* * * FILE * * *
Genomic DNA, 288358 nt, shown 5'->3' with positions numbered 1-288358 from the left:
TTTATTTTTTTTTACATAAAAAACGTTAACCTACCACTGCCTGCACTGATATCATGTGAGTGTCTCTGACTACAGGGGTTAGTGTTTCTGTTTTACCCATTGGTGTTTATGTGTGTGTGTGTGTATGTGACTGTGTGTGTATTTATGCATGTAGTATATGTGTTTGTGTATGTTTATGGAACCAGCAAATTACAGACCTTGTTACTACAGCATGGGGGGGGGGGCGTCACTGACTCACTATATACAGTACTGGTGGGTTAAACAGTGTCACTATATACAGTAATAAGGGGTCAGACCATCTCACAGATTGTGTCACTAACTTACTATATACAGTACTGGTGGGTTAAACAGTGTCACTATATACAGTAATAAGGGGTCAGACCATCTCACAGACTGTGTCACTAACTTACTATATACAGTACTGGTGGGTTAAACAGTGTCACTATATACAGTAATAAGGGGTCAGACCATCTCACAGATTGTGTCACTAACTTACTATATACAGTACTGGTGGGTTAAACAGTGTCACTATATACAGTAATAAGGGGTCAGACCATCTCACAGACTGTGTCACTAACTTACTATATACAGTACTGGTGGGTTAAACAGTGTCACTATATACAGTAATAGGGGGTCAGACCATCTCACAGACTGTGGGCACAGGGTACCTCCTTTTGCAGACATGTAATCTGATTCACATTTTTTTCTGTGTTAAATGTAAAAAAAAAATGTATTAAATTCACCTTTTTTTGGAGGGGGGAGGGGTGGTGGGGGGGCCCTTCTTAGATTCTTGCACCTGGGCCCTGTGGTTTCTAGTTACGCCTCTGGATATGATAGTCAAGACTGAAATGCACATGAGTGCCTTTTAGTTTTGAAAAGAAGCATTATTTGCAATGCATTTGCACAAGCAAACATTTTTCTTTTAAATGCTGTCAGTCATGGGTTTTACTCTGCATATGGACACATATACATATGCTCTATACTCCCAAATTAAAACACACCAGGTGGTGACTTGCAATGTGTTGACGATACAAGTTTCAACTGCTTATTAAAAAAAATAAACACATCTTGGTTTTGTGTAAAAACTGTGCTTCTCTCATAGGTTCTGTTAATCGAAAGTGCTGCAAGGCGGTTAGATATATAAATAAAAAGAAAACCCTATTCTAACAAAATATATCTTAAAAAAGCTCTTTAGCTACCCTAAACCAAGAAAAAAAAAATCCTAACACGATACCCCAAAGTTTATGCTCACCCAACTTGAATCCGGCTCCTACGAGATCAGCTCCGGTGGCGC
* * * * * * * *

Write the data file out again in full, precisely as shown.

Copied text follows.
Genomic DNA, 288358 nt, shown 5'->3' with positions numbered 1-288358 from the left:
TTTATTTTTTTTTACATAAAAAACGTTAACCTACCACTGCCTGCACTGATATCATGTGAGTGTCTCTGACTACAGGGGTTAGTGTTTCTGTTTTACCCATTGGTGTTTATGTGTGTGTGTGTGTATGTGACTGTGTGTGTATTTATGCATGTAGTATATGTGTTTGTGTATGTTTATGGAACCAGCAAATTACAGACCTTGTTACTACAGCATGGGGGGGGGGGCGTCACTGACTCACTATATACAGTACTGGTGGGTTAAACAGTGTCACTATATACAGTAATAAGGGGTCAGACCATCTCACAGATTGTGTCACTAACTTACTATATACAGTACTGGTGGGTTAAACAGTGTCACTATATACAGTAATAAGGGGTCAGACCATCTCACAGACTGTGTCACTAACTTACTATATACAGTACTGGTGGGTTAAACAGTGTCACTATATACAGTAATAAGGGGTCAGACCATCTCACAGATTGTGTCACTAACTTACTATATACAGTACTGGTGGGTTAAACAGTGTCACTATATACAGTAATAAGGGGTCAGACCATCTCACAGACTGTGTCACTAACTTACTATATACAGTACTGGTGGGTTAAACAGTGTCACTATATACAGTAATAGGGGGTCAGACCATCTCACAGACTGTGGGCACAGGGTACCTCCTTTTGCAGACATGTAATCTGATTCACATTTTTTTCTGTGTTAAATGTAAAAAAAAAATGTATTAAATTCACCTTTTTTTGGAGGGGGGAGGGGTGGTGGGGGGGCCCTTCTTAGATTCTTGCACCTGGGCCCTGTGGTTTCTAGTTACGCCTCTGGATATGATAGTCAAGACTGAAATGCACATGAGTGCCTTTTAGTTTTGAAAAGAAGCATTATTTGCAATGCATTTGCACAAGCAAACATTTTTCTTTTAAATGCTGTCAGTCATGGGTTTTACTCTGCATATGGACACATATACATATGCTCTATACTCCCAAATTAAAACACACCAGGTGGTGACTTGCAATGTGTTGACGATACAAGTTTCAACTGCTTATTAAAAAAAATAAACACATCTTGGTTTTGTGTAAAAACTGTGCTTCTCTCATAGGTTCTGTTAATCGAAAGTGCTGCAAGGCGGTTAGATATATAAATAAAAAGAAAACCCTATTCTAACAAAATATATCTTAAAAAAGCTCTTTAGCTACCCTAAACCAAGAAAAAAAAAATCCTAACACGATACCCCAAAGTTTATGCTCACCCAACTTGAATCCGGCTCCTACGAGATCAGCTCCGGTGGCGC